Paul's Letter to the Ephesians, both read in Spanish and English,
and the Gospel reading was read in English and Igbo, a language
spoken in Nigeria, in honor of the international diversity of the
Diocese of Washington D.C. David Whyte's poem, "Coleman's Bed,"
was read by Mariann's husband Paul. A stanza quoted later in the
sermon reads~

" . . . Feel the way the cliff at your back
Gives shelter to your outward view
And then bring in from those horizons
All discordant elements that seek a home."


In her sermon, the Rev. Linda Kaufman asked
Mariann to stand for her Commission, a special
focus of ministry traditionally identified by the
preacher. She said, “Mariann, you must find places
where you can lean back. . . . Trust the cliff because
its strength goes back. Its strength is the awesome
power of God. I know in the strength of the cliff
and the silence you find there you will find the
strength of [God’s arms] wrapping around you.”
 
As is the custom, our Presiding Bishop Katharine Jefferts Schori was the chief ordaining bishop. She was joined by other bishops in laying their hands on Mariann's head or shoulders in relay, to confer, in addition to her prior ordinations to the Sacred Orders of Deacons and Priests, ordination to the Sacred Order of Bishops upon her in the Apostolic Succession, going back to Christ's touching the Apostle Peter with the commission, "Feed my lambs." Peter was perhaps confused and hesitant, even frightened of the responsibility, but he felt the hand of Rev Yeshua (Jesus the Rabbi ~"Rev Yeshua"~ whom we call the Christ, the anointed one, who more than anyone wanted not to do what he was called to do), and ultimately the Apostle along with the others grew into "the stature of the fullness of Christ" to be able to say, Yes, and get to work.



As humankind is a small part of Nature, the sacred houses that lift our spirits to receive inspiration toward service to others come to us in these large open places of beauty. Here Bishop Budde walks through the National Cathedral in the first public service after repairs since it suffered earthquake damage in August of 2011.
                              A Ministry of Social Gospel Witness for Peace





Preaching the Social Gospel of Christ
in the National Cathedral . . .
and blessing the people~ 

View other moving images of Bishop Mariann Budde on the Internet. There were so many I wanted to show you here, but it's better if you explore the Image Gallery on your own. See if you can find other images of the Striding Madonna at Salisbury Cathedral, as well. You, as I, may never be able to forget it. I have the advantage of seeing her in person with my Cathedral Tour companions when we were on our way to Stonehenge on May Day, 1985. We stopped at Salisbury Cathedral for a good long time. I love the stonework, the history, but the Striding Madonna is my standard bearer and scout, no longer physically, but in memory she sustains my spirit so that I can continue to do my job in its current forms. I was walking outside in the precincts of the Cathedral along the grassway parallel to her. I stopped, and in my mind and heart, my walk became of one striding forth cadence with hers. Mary was asked the most frightening thing of all~ Are you willing to take on the consequences of God's dream for your life come true? After a brief conversation with the angel who asked, she consented. May we all find her courage in our own lives and ministries, lay or ordained. May our lives come true.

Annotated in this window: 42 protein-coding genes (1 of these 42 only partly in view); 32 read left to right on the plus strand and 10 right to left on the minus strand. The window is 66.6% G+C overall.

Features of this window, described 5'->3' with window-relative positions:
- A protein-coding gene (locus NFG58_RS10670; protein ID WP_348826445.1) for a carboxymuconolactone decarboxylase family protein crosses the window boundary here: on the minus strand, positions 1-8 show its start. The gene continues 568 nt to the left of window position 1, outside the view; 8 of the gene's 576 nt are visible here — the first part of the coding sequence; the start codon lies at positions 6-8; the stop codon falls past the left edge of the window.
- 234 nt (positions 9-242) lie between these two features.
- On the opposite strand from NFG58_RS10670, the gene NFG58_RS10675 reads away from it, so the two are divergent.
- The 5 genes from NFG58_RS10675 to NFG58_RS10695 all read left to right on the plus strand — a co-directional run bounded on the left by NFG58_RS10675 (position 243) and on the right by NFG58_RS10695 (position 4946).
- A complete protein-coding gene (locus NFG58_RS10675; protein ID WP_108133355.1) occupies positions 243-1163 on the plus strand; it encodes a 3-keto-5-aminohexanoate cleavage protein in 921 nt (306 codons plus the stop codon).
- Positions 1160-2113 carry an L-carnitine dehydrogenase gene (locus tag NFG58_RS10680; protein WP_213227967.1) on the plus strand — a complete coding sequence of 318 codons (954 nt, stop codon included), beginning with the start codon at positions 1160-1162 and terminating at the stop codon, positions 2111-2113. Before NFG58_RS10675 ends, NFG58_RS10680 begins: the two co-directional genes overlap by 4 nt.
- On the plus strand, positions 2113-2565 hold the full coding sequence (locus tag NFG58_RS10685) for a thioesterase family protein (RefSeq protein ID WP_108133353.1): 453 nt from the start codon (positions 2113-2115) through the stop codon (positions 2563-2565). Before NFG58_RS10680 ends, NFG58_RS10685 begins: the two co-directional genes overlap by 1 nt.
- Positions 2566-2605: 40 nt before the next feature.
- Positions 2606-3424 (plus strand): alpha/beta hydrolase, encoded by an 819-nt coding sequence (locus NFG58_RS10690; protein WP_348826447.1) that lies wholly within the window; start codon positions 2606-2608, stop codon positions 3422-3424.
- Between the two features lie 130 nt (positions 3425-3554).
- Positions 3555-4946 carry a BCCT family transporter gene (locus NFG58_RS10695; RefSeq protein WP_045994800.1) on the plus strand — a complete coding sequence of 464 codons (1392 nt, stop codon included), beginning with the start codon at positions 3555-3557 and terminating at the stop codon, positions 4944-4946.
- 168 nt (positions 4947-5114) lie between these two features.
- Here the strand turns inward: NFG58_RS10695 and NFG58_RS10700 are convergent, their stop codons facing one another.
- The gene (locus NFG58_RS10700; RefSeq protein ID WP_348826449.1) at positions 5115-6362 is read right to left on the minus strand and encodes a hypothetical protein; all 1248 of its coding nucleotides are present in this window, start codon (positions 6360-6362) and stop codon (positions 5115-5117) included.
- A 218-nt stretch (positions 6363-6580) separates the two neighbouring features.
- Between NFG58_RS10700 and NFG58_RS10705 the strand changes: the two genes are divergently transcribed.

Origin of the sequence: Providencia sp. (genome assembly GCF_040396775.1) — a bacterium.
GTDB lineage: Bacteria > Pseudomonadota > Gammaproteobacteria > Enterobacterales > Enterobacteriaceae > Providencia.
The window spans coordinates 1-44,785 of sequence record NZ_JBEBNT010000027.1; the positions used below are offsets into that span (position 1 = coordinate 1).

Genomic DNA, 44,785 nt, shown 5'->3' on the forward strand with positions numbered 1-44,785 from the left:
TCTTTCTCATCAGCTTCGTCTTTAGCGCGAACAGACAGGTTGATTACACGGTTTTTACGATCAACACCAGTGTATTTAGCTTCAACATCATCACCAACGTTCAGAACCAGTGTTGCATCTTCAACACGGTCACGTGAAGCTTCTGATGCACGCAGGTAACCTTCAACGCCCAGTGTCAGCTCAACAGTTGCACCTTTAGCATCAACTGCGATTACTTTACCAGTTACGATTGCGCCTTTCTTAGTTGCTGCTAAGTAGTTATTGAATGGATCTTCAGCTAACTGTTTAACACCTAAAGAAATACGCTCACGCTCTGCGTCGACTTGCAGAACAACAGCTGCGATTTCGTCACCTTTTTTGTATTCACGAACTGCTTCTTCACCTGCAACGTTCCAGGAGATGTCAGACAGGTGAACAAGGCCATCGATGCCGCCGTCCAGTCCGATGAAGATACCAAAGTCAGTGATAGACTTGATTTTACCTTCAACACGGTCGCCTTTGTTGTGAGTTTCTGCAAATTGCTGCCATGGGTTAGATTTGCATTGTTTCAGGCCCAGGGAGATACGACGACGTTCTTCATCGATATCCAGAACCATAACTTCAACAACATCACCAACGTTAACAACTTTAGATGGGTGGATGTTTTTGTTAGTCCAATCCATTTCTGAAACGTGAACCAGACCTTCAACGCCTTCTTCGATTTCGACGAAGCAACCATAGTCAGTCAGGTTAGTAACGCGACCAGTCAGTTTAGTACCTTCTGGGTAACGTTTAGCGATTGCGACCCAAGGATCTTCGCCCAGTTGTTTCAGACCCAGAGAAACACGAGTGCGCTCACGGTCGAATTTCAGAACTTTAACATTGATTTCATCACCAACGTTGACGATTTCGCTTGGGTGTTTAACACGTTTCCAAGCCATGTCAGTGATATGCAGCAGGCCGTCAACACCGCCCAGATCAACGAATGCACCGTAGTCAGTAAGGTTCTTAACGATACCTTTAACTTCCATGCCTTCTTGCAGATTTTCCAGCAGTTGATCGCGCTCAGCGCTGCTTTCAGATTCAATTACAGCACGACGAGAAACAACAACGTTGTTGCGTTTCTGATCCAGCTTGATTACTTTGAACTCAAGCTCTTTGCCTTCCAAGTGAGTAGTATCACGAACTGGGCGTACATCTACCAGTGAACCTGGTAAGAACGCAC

I had the prophet Jeremiah in mind when I wrote "Talitha Cumi" while praying for guidance before the Philadelphia Ordinations so long ago now. Jeremiah, like Jonah (and Jesus!), is famous for being frightened by God's call, and hoped to get out of having to do the job by saying, "Don't send me, God. I'm only a kid! I don't know what to say . . ."

"Godmothers of a New Creation" was written after some time had passed and we were seeing the high quality and integrity of the first and second generations of women who followed us into the priesthood. I've revised it to be a blessing prayer that includes all dedicated women of faith in their ministries, lay or ordained, and their families also. 


            Talitha Cumi

      Young woman, I say to you, Arise . . .
                           Luke 8: 54

Do not send me, O God,
for I am only a woman
and do not know what to say.

Do not say
“I am only a woman.”
Rise up a new creation
and take the name
I Am.

Am I a stone that my body
should be turned to bread?
Am I a little one whom others
should not offend?
Am I not dumb and immovable
and worse than dead?

You are being and motion,
fire in the mountain.
storm in the sea-deep,
vermilion sky-gilding sun.
Rise up a New Creation
          and take the name
I Am.

Am I a devil,
a danger,